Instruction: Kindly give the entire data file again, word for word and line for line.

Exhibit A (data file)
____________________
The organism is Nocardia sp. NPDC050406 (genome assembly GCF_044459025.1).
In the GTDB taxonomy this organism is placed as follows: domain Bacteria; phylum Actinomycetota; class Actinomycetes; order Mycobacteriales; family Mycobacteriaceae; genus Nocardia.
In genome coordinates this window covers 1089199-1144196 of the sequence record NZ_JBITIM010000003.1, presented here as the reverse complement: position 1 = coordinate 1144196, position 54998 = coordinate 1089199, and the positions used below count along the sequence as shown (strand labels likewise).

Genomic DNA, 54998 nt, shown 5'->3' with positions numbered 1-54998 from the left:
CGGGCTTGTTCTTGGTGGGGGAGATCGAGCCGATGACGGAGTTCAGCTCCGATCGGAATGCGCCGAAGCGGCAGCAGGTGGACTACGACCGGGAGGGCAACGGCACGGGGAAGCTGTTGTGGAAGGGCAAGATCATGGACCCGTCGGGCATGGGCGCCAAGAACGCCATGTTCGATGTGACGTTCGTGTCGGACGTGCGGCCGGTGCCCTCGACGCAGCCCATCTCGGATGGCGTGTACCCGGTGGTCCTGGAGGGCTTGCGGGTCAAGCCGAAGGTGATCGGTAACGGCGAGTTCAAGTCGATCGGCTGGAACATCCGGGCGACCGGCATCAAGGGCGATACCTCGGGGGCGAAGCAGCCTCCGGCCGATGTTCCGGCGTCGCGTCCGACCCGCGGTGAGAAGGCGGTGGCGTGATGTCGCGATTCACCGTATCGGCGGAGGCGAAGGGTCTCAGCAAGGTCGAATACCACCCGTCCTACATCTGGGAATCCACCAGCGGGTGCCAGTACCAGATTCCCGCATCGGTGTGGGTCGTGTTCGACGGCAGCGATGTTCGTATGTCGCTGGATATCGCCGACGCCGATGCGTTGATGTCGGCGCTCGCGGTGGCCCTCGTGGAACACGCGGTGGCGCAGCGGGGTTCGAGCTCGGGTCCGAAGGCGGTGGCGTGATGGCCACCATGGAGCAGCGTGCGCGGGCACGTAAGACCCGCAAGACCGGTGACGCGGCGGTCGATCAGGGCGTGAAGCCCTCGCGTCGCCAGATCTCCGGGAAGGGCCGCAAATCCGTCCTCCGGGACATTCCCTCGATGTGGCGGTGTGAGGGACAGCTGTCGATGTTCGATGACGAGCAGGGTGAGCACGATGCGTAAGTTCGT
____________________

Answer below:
The organism is Nocardia sp. NPDC050406 (genome assembly GCF_044459025.1).
In the GTDB taxonomy this organism is placed as follows: domain Bacteria; phylum Actinomycetota; class Actinomycetes; order Mycobacteriales; family Mycobacteriaceae; genus Nocardia.
In genome coordinates this window covers 1089199-1144196 of the sequence record NZ_JBITIM010000003.1, presented here as the reverse complement: position 1 = coordinate 1144196, position 54998 = coordinate 1089199, and the positions used below count along the sequence as shown (strand labels likewise).

Genomic DNA, 54998 nt, shown 5'->3' with positions numbered 1-54998 from the left:
CGGGCTTGTTCTTGGTGGGGGAGATCGAGCCGATGACGGAGTTCAGCTCCGATCGGAATGCGCCGAAGCGGCAGCAGGTGGACTACGACCGGGAGGGCAACGGCACGGGGAAGCTGTTGTGGAAGGGCAAGATCATGGACCCGTCGGGCATGGGCGCCAAGAACGCCATGTTCGATGTGACGTTCGTGTCGGACGTGCGGCCGGTGCCCTCGACGCAGCCCATCTCGGATGGCGTGTACCCGGTGGTCCTGGAGGGCTTGCGGGTCAAGCCGAAGGTGATCGGTAACGGCGAGTTCAAGTCGATCGGCTGGAACATCCGGGCGACCGGCATCAAGGGCGATACCTCGGGGGCGAAGCAGCCTCCGGCCGATGTTCCGGCGTCGCGTCCGACCCGCGGTGAGAAGGCGGTGGCGTGATGTCGCGATTCACCGTATCGGCGGAGGCGAAGGGTCTCAGCAAGGTCGAATACCACCCGTCCTACATCTGGGAATCCACCAGCGGGTGCCAGTACCAGATTCCCGCATCGGTGTGGGTCGTGTTCGACGGCAGCGATGTTCGTATGTCGCTGGATATCGCCGACGCCGATGCGTTGATGTCGGCGCTCGCGGTGGCCCTCGTGGAACACGCGGTGGCGCAGCGGGGTTCGAGCTCGGGTCCGAAGGCGGTGGCGTGATGGCCACCATGGAGCAGCGTGCGCGGGCACGTAAGACCCGCAAGACCGGTGACGCGGCGGTCGATCAGGGCGTGAAGCCCTCGCGTCGCCAGATCTCCGGGAAGGGCCGCAAATCCGTCCTCCGGGACATTCCCTCGATGTGGCGGTGTGAGGGACAGCTGTCGATGTTCGATGACGAGCAGGGTGAGCACGATGCGTAAGTTCGT